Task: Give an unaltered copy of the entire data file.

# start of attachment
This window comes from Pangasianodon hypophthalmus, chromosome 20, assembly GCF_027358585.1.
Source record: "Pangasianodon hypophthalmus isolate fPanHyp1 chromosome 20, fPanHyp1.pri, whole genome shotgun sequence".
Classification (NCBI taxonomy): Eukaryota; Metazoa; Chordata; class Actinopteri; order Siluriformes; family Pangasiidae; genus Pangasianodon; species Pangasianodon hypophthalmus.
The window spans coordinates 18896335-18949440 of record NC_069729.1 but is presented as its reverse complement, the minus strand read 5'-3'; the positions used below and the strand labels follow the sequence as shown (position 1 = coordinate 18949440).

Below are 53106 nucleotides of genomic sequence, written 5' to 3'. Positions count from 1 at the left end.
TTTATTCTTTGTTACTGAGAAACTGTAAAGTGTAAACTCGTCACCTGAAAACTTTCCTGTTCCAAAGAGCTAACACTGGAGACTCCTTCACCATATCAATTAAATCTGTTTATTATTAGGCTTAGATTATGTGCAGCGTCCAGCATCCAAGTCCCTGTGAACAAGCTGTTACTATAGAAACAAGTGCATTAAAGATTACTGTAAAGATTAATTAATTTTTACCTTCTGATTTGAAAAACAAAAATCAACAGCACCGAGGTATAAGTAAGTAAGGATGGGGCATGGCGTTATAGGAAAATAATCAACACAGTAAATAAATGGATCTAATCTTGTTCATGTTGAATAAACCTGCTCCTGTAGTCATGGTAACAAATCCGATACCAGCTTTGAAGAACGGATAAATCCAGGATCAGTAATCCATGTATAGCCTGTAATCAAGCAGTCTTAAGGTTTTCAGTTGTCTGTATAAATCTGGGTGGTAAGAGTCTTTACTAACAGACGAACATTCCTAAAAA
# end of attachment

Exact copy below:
This window comes from Pangasianodon hypophthalmus, chromosome 20, assembly GCF_027358585.1.
Source record: "Pangasianodon hypophthalmus isolate fPanHyp1 chromosome 20, fPanHyp1.pri, whole genome shotgun sequence".
Classification (NCBI taxonomy): Eukaryota; Metazoa; Chordata; class Actinopteri; order Siluriformes; family Pangasiidae; genus Pangasianodon; species Pangasianodon hypophthalmus.
The window spans coordinates 18896335-18949440 of record NC_069729.1 but is presented as its reverse complement, the minus strand read 5'-3'; the positions used below and the strand labels follow the sequence as shown (position 1 = coordinate 18949440).

Below are 53106 nucleotides of genomic sequence, written 5' to 3'. Positions count from 1 at the left end.
TTTATTCTTTGTTACTGAGAAACTGTAAAGTGTAAACTCGTCACCTGAAAACTTTCCTGTTCCAAAGAGCTAACACTGGAGACTCCTTCACCATATCAATTAAATCTGTTTATTATTAGGCTTAGATTATGTGCAGCGTCCAGCATCCAAGTCCCTGTGAACAAGCTGTTACTATAGAAACAAGTGCATTAAAGATTACTGTAAAGATTAATTAATTTTTACCTTCTGATTTGAAAAACAAAAATCAACAGCACCGAGGTATAAGTAAGTAAGGATGGGGCATGGCGTTATAGGAAAATAATCAACACAGTAAATAAATGGATCTAATCTTGTTCATGTTGAATAAACCTGCTCCTGTAGTCATGGTAACAAATCCGATACCAGCTTTGAAGAACGGATAAATCCAGGATCAGTAATCCATGTATAGCCTGTAATCAAGCAGTCTTAAGGTTTTCAGTTGTCTGTATAAATCTGGGTGGTAAGAGTCTTTACTAACAGACGAACATTCCTAAAAA